Tag:New York Giants
Posted on: March 10, 2011 11:00 am
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Ex-Giants RB Tiki Barber: Welcome Back to the NFL

The last time I saw Tiki Barber in a football uniform was at the 2007 Pro Bowl in Hawaii. The last time I vividly remember Tiki Barber in a football uniform was a week 17 game against the Washington Redskins during the same season. Barber rushed for 234 yards and three touchdowns in a 34-28 win in DC that gave the G-men a playoff birth. The Giants would go on to lose to the Eagles. In retrospect, however, New York lost much more after that 2006 season. Tiki Barber, who retired due to the physical wear and tear of professional football, is the Giants' all-time leading rusher. The 3x Pro-Bowler racked up 10,499 rushing yards and 55 touchdowns throughout his career, averaging an impressive 4.7 ypc. Standing at only 5' 9'', Barber was too small to punish opposing defenders. He excelled because of his ability to cut back and explode through holes. Another facet of his game was his ability as a receiver; the Virginia alum had 5,183 receiving yards and 12 touchdowns over his illustrious career. When he retired at 32, reportedly to pursue broadcasting opportunities, it was believed that Tiki was done for good. It is unprecedented for an NFL running back to call it quits during his prime. Thus, Tiki's retirement was an indication that he was leaving the game for good reason. Although he initially enjoyed relative success in the field of broadcasting, Barber was fired by NBC last May. His failure in the field broadcasting is only one of several problems that has characterized Barber's career: during as well as after his tenure in the NFL. Before the start of the 2007 season, Barber questioned Eli Manning's leadership abilities in an interview. It's important to note that the Giants did, in fact, go on to win the Super Bowl that year. Tiki also developed contentious relationships with several teammates, notably defensive end Michael Strahan and defensive tackle Keith Hamilton. I am the first to admit that Tiki Barber was an excellent player. However, he was not a well-liked player. Despite his marked improvement during Tom Coughlin's tenure as head coach of the New York Giants, Barber publicly criticized him two times. Out of football, out of broadcasting, and reportedly plagued by significant marital issues, Tiki Barber needed something. But nobody thought that something was the NFL. It was announced Tuesday that Barber has filed papers to come out of retirement. The 36-year-old will not be making his comeback in New York. Barber has indicated that he is interested in joining his brother Ronde in Tampa Bay. Tiki Barber was a great player, one of the Giants' all-time greats. But, all good things must come to an end. At 36, despite reportedly being in good shape and injury free, it would be nearly impossible for the 2005 All-Pro to be an elite running back in today's league. Best case scenario: he's an average third-down back who contributes sparingly behind an established starter. No running back 36 or older has rushed for more than 830 yards in a season; Tiki Barber will not buck that trend. With his history of volatile relationships with teammates, I cannot possibly see a situation in which the benefits outweigh the risks. Barber will not provide locker room leadership or help develop a young running back. He will be more of a nuisance than a mentor. Former giants linebacker and captain Antonio Pierce summed it up pretty well: "Tiki Barber, the leader, the person in that locker room? He is not going to do anything for your team." The ESPN analyst went on to further expound upon his feelings about the possible comeback: "Now if that is the guy you think you are bringing in, you might want to look in another direction. From personal experience, he didn't do anything to help the Giants [in] 2006 when he decided to retire in the middle of the season and then months later question our quarterback and our coach. That is my problem with Tiki Barber...the guy can play. Can he do it four years later? I don't think he can." Tiki Barber is coming out of retirement because he needs money, not because he loves football. If the latter were true, why did he take a four-year vacation during the prime of his career? I hope that Tiki succeeds. However, I don't envision success as a result of this attempted comeback.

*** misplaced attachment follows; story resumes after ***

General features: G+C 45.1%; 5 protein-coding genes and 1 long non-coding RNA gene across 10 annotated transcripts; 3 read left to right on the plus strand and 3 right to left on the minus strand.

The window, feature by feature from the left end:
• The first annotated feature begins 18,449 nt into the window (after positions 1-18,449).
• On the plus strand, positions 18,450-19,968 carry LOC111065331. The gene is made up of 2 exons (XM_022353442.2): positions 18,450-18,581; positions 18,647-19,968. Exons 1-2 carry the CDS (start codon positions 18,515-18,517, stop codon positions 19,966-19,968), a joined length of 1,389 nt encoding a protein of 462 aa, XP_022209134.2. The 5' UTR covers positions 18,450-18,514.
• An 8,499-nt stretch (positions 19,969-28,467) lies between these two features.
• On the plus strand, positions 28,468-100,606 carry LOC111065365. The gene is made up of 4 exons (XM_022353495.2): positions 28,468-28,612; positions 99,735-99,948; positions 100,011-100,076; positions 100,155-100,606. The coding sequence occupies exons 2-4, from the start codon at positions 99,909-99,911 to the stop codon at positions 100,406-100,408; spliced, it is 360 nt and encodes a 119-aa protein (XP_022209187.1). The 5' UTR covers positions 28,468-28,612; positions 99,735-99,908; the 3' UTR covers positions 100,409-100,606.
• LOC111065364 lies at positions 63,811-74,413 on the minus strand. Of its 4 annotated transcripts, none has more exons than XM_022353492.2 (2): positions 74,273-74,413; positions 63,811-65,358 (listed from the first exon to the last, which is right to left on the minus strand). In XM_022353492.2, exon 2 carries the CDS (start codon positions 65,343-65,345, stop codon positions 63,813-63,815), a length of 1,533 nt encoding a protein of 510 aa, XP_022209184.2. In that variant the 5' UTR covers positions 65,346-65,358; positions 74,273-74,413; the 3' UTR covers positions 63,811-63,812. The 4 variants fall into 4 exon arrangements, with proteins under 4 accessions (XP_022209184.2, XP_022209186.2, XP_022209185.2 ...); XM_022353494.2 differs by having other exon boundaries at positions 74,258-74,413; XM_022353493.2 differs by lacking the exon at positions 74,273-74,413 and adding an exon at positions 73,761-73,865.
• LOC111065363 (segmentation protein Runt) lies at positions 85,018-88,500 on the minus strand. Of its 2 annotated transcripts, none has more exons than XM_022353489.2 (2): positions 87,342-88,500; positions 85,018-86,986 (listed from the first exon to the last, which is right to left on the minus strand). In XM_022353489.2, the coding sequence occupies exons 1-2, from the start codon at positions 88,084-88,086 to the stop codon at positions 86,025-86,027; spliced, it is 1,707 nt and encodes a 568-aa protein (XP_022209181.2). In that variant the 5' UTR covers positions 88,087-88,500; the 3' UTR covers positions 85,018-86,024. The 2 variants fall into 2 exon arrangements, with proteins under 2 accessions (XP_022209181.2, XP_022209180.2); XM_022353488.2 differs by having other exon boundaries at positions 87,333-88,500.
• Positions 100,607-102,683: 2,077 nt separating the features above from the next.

Category: NFL
 
 
 
 
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